Tracy O./Flickr Creative Commons
For Orin Davis, 30, a freeze on his student loan interest rate is, generally, a good thing. After all, it would mean a small savings on the more than six figures in debt he incurred as a PhD student at Claremont Graduate University.
Davis studied organizational behavior and positive psychology at Claremont. He started his PhD in 2007, at the height of the market. By 2010, when he graduated, the economy and employment prospects had plummeted.
So Davis left California and headed East. Davis is now a positive psychology researcher and consultant in Boston. Though he has followed the news on the efforts to freeze student loan rates, Davis said it was hard to get clear information about what that would actually mean for him.
Davis said his feelings on the bill were mixed.
"On the one hand, my wallet finds it rather convenient," Davis said. "OK, basically I’m getting to keep more of my money...and yet, the thing I’m left wondering is, when is the other shoe going to drop?"
Congress approves a measure to freeze the federally-subsidized interest rate for student loans days before it was set to double.
The U.S. Congress today approved a measure that will freeze federally subsidized student loan rates for 570,000 students in California and millions across the country, days before the 3.4 percent rate was set to double.
The deal was tucked into a larger transportation measure on funding roads and bridge construction that was approved by the House Friday on a 373 to 52 vote and in the Senate on a 74 to 19 vote. The bill now heads to President Barack Obama for his signature or veto before midnight Saturday.
Loans rates were set to rise to 6.8 percent Sunday. But with the bill's expected passage, rates will remain at 3.4 percent for another year, saving about 7.4 million students nationwide an average of $1,000 each, according to the White House. Lawmakers said this would amount to many thousands of dollars in savings over the life of the loans.
File: Teachers, parents and supporters rally as the Los Angeles Unified School District board meets to consider budget cuts and layoffs, which include adult education, preschool and elementary school arts programs, in Los Angeles on Tuesday Feb. 14, 2012.
The Los Angeles teachers union was back in court on Thursday appealing a settlement that exempts teachers in low-performing schools from being laid off based on seniority.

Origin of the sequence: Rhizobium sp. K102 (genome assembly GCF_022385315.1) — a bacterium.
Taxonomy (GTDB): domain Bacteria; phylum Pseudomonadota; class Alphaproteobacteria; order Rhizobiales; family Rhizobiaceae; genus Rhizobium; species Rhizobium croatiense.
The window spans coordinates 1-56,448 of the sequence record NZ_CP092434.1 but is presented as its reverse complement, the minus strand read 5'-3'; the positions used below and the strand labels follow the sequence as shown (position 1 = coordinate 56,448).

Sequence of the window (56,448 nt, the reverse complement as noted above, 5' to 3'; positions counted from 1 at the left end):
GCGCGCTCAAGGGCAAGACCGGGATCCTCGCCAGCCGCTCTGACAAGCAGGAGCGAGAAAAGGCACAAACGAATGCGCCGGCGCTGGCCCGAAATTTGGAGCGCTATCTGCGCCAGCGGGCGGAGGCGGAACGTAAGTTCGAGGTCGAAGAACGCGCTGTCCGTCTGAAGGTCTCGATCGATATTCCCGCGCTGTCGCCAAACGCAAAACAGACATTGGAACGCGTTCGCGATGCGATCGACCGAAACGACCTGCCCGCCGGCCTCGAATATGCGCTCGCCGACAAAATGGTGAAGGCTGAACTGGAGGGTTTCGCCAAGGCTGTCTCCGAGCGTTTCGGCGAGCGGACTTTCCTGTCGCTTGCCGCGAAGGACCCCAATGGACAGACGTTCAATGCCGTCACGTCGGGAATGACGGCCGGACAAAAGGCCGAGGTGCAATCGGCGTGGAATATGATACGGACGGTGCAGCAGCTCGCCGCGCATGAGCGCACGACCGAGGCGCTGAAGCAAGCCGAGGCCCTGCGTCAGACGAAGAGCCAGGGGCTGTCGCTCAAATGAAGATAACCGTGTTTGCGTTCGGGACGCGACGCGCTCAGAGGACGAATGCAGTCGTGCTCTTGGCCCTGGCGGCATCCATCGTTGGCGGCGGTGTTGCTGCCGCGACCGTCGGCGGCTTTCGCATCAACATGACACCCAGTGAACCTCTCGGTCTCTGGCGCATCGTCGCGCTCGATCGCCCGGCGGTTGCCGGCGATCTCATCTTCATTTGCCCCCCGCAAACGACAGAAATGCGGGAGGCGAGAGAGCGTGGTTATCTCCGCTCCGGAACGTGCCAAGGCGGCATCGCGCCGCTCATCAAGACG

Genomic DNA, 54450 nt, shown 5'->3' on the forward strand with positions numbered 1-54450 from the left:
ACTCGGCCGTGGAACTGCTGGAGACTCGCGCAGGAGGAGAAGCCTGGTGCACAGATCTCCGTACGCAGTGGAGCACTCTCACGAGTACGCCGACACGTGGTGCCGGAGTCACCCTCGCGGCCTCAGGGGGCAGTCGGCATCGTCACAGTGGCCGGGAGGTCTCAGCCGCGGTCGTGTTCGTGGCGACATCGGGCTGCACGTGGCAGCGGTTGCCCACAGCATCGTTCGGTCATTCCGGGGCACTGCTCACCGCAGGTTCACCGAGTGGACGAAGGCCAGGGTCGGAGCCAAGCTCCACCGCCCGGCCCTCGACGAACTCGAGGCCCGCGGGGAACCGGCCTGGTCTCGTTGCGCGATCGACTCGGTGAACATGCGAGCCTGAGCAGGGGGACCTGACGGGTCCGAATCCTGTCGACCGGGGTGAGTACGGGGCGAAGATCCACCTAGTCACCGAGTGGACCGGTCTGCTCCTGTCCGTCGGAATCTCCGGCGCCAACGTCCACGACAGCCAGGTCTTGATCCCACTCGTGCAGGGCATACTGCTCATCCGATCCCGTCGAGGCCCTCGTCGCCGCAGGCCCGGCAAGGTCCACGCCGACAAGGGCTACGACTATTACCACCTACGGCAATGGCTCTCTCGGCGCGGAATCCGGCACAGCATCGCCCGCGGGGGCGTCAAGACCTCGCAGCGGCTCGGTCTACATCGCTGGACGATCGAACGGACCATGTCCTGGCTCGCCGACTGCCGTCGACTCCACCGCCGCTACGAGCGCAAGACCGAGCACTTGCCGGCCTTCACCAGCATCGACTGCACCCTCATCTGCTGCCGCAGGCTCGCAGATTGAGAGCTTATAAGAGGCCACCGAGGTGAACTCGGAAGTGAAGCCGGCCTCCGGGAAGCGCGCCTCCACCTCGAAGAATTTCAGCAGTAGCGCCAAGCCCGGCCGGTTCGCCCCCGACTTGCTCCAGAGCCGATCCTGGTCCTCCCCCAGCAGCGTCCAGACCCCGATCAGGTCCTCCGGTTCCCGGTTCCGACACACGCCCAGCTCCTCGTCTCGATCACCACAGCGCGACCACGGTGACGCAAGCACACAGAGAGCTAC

The case made against LAUSD by the ACLU and a partnership of school reform advocates was this: low-performing schools in high poverty areas, which are already difficult to staff, experience the brunt of teacher layoffs. Since so many teachers at low-income schools are junior teachers, they're the first to be targeted when firings start. The system has been accused of leaving students in highly unstable schools and, in the worst cases, without teachers in the classroom.
A judge agreed, exempting 45 of the district’s hardest-to-staff schools from the "last hired, first fired" rule back in 2011. But now, the United Teachers of Los Angeles (UTLA) are appealing that decision. In a written statement, UTLA president Warren Fletcher said:
Tami Abdollah / KPCC
Hundreds of protesters gathered outside L.A. Unified headquarters downtown as the board met inside to discuss the district's dire budget picture. (March 2012)
The L.A. Unified Board of Education today overwhelmingly approved a $6 billion budget for 2012-13 with $169 million in cuts that manages to save outdoor education, Academic Decathlon and the after school program, despite hefty cuts to adult education and the layoffs of thousands of educators.
The 6-1 vote, with board member Richard Vladovic voting no, was made reluctantly by board members after about an hour of discussion. Superintendent John Deasy emphasized in a brief presentation that many of the savings were "for one year" and stressed that whether voters approve Gov. Jerry Brown's initiative to raise taxes will "determine the future of most of this."
If the governor's tax initiative fails, L.A. Unified estimates it will have to cut an additional $264 million in 2012-13. Public schools across the state would suffer a nearly $6 billion cut under Brown's budget.
An LAUSD board meeting has resumed after being disrupted by protesters who want one school's Planned Parenthood clinic shut down.
An LAUSD board meeting was disrupted by protesters who want one school's Planned Parenthood clinic shut down.
Board President Monica Garcia called a five-minute recess Thursday afternoon after about 15 audience members stood up and refused to stop chanting "Roosevelt High School: Abortion is not health care!"
Garcia called a break so school police could remove the protesters.
The protest came after anti-Planned Parenthood speakers kept coming to the podium while the board was discussing other topics. Board members asked the protesters to wait for the meeting's public comment portion.
Protesters asked the board to shut down a Planned Parenthood clinic at Roosevelt, calling its presence racist and detrimental to girls' health.